Durable goods used to be an exceptionally useful predictor of both manufacturing and overall economic activity. Some of that usefulness has faded as volatile airline orders, and to a lesser degree autos, are what really drive the aggregate order data, but not production data. Boeing (BA) and auto industry production schedules are what drive hiring and economic activity, not new orders. Boeing's backlogs are so huge (extending up to 10 years) that production could continue to move upward without another new order. Also complicating the data is a lot of month-to-month volatility. Bad months follow really great months and vice versa, in many cases.

This month's data is a perfect example. Orders had been up sharply for several months (including aircraft and autos) and then fell back sharply (month-to-month 0.5%, 4.1% and negative 2.0% for August, September, and October). The year-over-year data below probably provides a truer picture of the state of the overall manufacturing industry, especially the shipments component. The new-order data is still benefiting from some particularly large airline orders from this summer, distorting even the year-over-year data. Also, the year-over-year data is currently benefiting from Hurricane Sandy-related slowdowns a year ago (which affected both September and October). Still, I think the data below paints a picture of a relatively stable, perhaps slowly improving manufacturing sector.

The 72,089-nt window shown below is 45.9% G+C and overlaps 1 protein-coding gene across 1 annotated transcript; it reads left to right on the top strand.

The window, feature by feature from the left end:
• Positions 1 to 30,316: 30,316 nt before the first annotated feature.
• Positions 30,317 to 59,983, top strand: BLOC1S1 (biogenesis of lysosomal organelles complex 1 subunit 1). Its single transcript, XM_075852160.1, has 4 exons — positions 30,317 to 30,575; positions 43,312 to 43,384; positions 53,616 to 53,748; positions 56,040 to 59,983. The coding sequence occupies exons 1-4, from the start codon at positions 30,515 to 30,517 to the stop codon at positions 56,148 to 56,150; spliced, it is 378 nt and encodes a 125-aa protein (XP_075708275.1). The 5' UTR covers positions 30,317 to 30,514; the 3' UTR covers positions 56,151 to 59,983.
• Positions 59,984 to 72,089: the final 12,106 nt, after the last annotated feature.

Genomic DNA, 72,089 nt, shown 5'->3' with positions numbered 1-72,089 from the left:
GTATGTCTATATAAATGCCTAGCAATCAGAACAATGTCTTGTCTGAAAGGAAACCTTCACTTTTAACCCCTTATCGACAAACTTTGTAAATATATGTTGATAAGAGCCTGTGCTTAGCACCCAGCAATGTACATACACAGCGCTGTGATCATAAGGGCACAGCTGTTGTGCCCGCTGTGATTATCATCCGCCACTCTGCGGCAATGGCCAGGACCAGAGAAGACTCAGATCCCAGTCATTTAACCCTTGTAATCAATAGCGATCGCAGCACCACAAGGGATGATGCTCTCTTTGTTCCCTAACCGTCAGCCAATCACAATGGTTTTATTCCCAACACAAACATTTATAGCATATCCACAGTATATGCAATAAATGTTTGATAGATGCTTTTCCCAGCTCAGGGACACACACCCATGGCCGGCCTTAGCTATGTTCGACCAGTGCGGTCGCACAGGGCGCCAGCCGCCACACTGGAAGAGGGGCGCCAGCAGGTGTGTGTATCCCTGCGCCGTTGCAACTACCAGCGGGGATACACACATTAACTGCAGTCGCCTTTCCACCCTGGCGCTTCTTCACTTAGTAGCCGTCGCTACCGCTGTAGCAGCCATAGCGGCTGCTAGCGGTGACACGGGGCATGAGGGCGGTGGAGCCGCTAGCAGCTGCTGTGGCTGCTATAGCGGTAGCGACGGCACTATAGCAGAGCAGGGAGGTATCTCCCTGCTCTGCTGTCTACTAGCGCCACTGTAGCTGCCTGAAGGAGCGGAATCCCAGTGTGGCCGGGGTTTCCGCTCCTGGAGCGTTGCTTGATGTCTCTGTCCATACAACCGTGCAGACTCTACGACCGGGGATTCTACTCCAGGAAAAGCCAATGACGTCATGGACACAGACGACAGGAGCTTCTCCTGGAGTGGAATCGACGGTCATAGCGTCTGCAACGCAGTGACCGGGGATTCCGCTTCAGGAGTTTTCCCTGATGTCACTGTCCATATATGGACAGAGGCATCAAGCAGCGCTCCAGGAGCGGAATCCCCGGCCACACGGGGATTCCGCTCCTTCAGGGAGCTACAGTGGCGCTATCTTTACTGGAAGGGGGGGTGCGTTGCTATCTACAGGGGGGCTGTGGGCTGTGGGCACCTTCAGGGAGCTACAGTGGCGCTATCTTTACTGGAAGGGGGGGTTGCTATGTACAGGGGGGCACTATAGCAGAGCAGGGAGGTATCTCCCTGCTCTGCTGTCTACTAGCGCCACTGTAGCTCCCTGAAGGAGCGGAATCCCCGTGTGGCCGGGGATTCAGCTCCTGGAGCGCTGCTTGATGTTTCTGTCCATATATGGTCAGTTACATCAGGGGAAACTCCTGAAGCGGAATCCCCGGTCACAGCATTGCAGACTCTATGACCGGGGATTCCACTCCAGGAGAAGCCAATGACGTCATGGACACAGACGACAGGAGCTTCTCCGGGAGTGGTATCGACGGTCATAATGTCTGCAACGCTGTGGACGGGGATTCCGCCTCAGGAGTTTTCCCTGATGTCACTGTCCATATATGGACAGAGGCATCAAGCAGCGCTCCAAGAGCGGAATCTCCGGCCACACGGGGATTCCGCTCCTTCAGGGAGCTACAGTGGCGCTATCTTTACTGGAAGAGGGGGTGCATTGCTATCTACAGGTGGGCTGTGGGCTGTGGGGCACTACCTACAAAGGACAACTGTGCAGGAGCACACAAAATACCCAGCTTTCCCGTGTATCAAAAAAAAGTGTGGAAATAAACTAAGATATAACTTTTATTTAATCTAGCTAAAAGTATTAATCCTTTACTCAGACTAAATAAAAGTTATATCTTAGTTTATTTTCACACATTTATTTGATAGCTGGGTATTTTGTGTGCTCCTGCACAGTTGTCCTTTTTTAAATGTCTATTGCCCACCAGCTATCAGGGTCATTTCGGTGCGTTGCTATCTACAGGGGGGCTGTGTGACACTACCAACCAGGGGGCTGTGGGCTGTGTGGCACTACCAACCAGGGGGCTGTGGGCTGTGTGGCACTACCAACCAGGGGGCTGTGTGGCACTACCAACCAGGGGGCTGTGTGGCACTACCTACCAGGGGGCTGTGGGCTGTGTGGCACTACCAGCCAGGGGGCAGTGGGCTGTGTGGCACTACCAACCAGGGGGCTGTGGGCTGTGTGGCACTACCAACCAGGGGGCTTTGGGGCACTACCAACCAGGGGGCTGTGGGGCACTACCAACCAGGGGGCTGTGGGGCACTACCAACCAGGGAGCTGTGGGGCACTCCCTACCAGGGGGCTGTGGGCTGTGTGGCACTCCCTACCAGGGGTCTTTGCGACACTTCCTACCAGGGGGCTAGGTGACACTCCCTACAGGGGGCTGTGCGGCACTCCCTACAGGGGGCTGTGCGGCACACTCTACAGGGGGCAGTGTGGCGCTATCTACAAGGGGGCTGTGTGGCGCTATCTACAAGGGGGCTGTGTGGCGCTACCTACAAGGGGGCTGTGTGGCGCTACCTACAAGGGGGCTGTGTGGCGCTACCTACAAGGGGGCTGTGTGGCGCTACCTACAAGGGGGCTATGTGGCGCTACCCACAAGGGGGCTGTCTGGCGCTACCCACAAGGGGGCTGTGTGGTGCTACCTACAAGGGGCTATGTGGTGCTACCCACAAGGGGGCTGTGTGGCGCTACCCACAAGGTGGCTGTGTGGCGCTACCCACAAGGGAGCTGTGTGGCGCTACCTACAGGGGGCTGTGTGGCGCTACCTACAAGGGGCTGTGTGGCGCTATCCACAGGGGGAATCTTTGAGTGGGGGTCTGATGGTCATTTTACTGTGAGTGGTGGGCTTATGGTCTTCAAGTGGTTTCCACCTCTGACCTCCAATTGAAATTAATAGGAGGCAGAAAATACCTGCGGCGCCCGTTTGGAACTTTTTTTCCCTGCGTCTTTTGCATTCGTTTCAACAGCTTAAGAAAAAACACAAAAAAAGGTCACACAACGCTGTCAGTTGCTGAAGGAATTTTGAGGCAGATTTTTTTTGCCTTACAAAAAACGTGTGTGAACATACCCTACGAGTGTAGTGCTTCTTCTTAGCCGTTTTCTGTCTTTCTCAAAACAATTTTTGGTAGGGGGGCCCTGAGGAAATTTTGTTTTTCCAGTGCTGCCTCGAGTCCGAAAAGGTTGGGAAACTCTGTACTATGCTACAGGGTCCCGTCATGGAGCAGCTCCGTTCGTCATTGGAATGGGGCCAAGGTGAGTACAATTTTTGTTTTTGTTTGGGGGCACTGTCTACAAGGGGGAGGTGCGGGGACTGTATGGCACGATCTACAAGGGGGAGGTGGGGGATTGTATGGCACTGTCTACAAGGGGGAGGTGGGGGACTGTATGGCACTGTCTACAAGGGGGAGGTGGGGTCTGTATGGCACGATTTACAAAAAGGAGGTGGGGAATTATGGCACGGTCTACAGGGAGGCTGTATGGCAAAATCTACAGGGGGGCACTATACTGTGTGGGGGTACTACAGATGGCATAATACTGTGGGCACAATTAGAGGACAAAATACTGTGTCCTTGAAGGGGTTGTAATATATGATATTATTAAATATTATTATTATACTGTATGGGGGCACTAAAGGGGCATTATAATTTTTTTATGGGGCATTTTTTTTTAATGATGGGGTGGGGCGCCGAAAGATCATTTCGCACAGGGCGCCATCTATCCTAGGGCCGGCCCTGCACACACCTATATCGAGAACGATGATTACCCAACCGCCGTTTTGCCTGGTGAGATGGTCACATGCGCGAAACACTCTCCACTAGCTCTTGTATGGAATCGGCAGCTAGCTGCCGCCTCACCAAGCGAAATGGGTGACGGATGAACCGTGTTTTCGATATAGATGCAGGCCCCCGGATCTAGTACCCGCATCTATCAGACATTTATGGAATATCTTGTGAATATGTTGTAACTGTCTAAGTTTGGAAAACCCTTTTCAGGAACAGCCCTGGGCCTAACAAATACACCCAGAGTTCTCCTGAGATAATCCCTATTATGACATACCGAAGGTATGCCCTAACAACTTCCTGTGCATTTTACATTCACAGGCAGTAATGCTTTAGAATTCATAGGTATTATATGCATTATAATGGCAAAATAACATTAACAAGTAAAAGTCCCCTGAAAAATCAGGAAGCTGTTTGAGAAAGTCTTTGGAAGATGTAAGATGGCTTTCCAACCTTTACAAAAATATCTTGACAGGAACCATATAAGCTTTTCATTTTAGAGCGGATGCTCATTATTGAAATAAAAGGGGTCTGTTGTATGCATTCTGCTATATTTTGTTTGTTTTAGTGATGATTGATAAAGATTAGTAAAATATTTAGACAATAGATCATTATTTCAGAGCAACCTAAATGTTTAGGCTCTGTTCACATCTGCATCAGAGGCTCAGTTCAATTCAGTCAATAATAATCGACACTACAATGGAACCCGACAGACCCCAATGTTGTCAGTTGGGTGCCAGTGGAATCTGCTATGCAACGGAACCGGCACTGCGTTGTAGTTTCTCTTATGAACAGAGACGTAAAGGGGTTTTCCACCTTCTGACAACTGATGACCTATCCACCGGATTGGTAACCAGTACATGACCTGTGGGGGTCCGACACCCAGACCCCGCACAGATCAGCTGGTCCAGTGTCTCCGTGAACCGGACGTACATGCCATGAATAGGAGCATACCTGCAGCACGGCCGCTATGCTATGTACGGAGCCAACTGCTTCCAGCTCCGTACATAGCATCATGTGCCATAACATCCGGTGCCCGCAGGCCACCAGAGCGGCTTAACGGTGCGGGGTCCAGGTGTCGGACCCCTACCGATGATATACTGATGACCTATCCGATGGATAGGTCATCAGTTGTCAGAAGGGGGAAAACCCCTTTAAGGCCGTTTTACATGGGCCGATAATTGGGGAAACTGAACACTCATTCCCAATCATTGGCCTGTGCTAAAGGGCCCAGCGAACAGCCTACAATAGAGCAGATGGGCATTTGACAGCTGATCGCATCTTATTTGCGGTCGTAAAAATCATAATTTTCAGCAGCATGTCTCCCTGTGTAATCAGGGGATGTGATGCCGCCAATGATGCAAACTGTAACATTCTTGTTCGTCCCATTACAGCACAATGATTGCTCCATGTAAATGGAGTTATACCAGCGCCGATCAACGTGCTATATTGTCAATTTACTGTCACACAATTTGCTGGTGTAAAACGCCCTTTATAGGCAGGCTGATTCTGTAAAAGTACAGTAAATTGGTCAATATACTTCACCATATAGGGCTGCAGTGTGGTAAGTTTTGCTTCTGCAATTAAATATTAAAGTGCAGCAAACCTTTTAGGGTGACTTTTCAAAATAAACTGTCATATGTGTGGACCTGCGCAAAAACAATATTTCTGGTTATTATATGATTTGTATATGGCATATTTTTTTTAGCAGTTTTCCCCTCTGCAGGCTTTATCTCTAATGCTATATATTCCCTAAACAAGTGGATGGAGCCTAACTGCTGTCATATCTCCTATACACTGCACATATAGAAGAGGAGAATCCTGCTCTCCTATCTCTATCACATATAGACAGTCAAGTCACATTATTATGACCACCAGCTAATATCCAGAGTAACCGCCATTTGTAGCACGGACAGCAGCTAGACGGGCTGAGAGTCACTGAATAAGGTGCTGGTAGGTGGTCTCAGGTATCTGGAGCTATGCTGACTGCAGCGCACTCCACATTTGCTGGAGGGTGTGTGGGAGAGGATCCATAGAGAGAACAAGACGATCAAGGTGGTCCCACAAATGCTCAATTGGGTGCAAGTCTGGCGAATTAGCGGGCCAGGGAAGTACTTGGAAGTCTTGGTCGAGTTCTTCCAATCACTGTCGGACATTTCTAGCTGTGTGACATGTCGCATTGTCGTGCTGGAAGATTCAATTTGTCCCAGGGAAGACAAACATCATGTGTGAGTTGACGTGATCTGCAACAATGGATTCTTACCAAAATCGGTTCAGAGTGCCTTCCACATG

Slowing Nondefense Capital Goods Orders Show Lack of Business Confidence
I also like to look at nondefense capital goods orders less aircraft as a gauge of business confidence. Capital goods are an interesting measure of businesses' long-term outlooks because they last multiple years and can often be deferred.

Although this is a great way to measure confidence and can be a useful forward-looking indicator, I do caution that it is really a very tiny part of the overall report, making up about a quarter of shipments and orders. Unfortunately, the news here is not so great. Orders have been down for each of the last four months and even the year-over-year growth rate is slipping again.

Housing Starts Report Delayed
Just when I was hoping to get some valuable data on the market for brand-new homes, the U.S. Census Bureau pulled the rug out from underneath us. The bureau's statistician could not pull together all the data necessary for the starts report because the government furlough interfered with the data-collection process. (The housing starts report is more labor-intensive than most reports because it requires visits to a sampling of housing sites.) Therefore, the government has decided to release the data for September, October, and November all at once on Dec. 18. That means three months without results in housing starts (August data was released in mid-September). This certainly won't please the Fed, which has promised to be very data-centric regarding its decision to taper bond and mortgage purchases.

Permits Were Released, With Mixed Results